Cumulative Laxation Response with Methylnaltrexone: Implications for Hospitalized Patients with Advanced Illness and Opioid-Induced Constipation

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Curr Ther Res Clin Exp. 2023 Jan 29;98:100694. doi: 10.1016/j.curtheres.2023.100694. eCollection 2023.


BACKGROUND: Opioid-induced constipation (OIC) may increase the risk of fecal impaction and mortality in patients with advanced illness. Methylnaltrexone (MNTX) is efficacious for OIC.

OBJECTIVE: The purpose of this analysis was to evaluate cumulative rescue-free laxation response with repeat MNTX dosing in patients with advanced illness who were refractory to current laxative regimens and to assess the influence, if any, of poor functional status on response to MNTX treatment.

METHODS: This analysis included pooled data from patients with advanced illness and established OIC who were on a stable opioid regimen in a pivotal, randomized, placebo (PBO)-controlled clinical trial (study 302 [NCT00402038]) or a randomized, PBO-controlled Food and Drug Administration-required postmarketing study (study 4000 [NCT00672477]). Patients in study 302 received subcutaneous MNTX 0.15 mg/kg or PBO every other day, whereas those in study 4000 received MNTX 8 mg (body weight ≥38 to <62 kg), MNTX 12 mg (body weight ≥62 kg), or PBO every other day. Outcomes included cumulative rescue-free laxation rates at 4- and 24-hours postdose for the first 3 doses of study drug and time to rescue-free laxation. To assess if functional status influenced treatment outcomes, we performed a secondary analysis on the outcomes stratified by baseline World Health Organization/Eastern Cooperative Oncology Group performance status, pain scores, and safety.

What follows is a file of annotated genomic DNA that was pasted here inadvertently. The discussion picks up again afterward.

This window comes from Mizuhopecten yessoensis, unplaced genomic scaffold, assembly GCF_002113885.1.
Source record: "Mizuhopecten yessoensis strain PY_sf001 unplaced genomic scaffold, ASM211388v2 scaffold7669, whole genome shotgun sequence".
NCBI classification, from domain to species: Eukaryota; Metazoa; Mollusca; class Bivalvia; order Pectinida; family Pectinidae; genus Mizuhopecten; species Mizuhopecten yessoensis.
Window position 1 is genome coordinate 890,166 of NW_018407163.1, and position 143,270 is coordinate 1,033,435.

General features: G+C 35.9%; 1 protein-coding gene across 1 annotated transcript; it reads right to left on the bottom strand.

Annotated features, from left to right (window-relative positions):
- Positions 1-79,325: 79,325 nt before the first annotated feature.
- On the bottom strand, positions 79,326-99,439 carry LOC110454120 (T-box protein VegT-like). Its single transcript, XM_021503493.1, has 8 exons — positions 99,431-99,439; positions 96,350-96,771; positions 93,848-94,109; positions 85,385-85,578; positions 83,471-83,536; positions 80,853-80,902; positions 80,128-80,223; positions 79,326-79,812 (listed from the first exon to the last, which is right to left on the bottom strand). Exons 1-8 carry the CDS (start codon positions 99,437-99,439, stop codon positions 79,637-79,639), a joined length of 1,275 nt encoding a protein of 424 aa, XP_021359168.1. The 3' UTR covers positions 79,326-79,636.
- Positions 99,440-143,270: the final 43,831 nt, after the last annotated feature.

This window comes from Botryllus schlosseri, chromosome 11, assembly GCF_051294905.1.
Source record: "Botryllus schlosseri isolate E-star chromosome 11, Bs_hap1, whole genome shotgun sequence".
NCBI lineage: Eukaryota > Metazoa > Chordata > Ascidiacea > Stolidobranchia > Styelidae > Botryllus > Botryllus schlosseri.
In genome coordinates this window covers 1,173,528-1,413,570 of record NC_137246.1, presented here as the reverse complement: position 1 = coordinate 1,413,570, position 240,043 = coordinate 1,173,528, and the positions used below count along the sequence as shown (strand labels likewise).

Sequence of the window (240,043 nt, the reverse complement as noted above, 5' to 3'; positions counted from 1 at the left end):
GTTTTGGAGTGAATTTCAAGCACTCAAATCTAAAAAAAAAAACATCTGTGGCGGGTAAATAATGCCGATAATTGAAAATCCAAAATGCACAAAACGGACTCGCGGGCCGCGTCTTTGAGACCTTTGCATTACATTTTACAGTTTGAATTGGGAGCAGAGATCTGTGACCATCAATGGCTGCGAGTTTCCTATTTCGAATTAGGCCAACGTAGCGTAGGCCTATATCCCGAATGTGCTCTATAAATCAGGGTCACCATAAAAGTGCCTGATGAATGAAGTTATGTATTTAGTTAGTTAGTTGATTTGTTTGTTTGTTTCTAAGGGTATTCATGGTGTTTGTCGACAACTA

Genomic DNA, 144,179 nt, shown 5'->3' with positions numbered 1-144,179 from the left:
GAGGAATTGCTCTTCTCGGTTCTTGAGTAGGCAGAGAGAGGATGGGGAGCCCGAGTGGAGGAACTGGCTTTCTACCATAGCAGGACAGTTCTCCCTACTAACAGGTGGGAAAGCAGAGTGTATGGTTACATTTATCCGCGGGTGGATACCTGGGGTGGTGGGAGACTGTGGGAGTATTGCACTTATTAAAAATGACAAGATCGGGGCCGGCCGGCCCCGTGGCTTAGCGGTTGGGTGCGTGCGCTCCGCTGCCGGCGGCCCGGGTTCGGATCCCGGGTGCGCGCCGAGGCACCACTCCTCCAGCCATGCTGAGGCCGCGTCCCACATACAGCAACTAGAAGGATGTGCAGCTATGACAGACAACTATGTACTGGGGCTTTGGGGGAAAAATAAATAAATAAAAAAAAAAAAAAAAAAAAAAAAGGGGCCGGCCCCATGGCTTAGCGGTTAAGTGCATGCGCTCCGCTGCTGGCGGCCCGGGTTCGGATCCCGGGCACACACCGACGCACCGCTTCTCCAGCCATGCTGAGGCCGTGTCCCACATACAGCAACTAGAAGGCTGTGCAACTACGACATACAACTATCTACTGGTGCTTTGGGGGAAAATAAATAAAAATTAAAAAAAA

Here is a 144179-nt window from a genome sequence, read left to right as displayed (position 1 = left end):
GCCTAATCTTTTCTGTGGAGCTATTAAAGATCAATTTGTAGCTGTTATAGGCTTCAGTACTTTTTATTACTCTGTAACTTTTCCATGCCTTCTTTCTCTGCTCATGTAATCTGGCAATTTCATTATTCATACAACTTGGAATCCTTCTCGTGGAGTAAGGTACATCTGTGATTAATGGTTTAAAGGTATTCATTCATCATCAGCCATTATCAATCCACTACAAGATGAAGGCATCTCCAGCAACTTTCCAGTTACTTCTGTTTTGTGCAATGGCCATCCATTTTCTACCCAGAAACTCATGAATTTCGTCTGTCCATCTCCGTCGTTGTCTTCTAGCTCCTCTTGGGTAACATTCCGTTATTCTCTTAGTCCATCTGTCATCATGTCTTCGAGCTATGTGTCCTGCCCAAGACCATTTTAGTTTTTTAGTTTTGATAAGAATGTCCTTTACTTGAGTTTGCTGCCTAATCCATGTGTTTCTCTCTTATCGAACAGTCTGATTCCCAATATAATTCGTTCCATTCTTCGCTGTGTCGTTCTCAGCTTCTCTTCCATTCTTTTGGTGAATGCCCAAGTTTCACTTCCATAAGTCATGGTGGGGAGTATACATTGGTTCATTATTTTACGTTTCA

RESULTS: One hundred eighty-five patients received PBO and 179 patients received MNTX. The median age was 66.0 years, 51.5% were women, 56.5% had a baseline World Health Organization/Eastern Cooperative Oncology Group performance status score >2, and 63.4% had a primary diagnosis of cancer. Cumulative rescue-free laxation rates were significantly higher with MNTX than PBO 4- and 24-hours after doses 1, 2, and 3 (P < 0.0001), and between-treatment comparisons remained significant (P < 0.0001) regardless of performance status. The estimated time to first rescue-free laxation was shorter for patients receiving MNTX versus PBO. No new safety signals were identified.

CONCLUSIONS: Repeated use of MNTX represents a safe and effective treatment for OIC in patients with advanced illness regardless of baseline performance status. identifier: NCT00672477. (Curr Ther Res Clin Exp. 2023; 84:XXX-XXX)© 2023 Elsevier HS Journals, Inc.

PMID:36875317 | PMC:PMC9981808 | DOI:10.1016/j.curtheres.2023.100694

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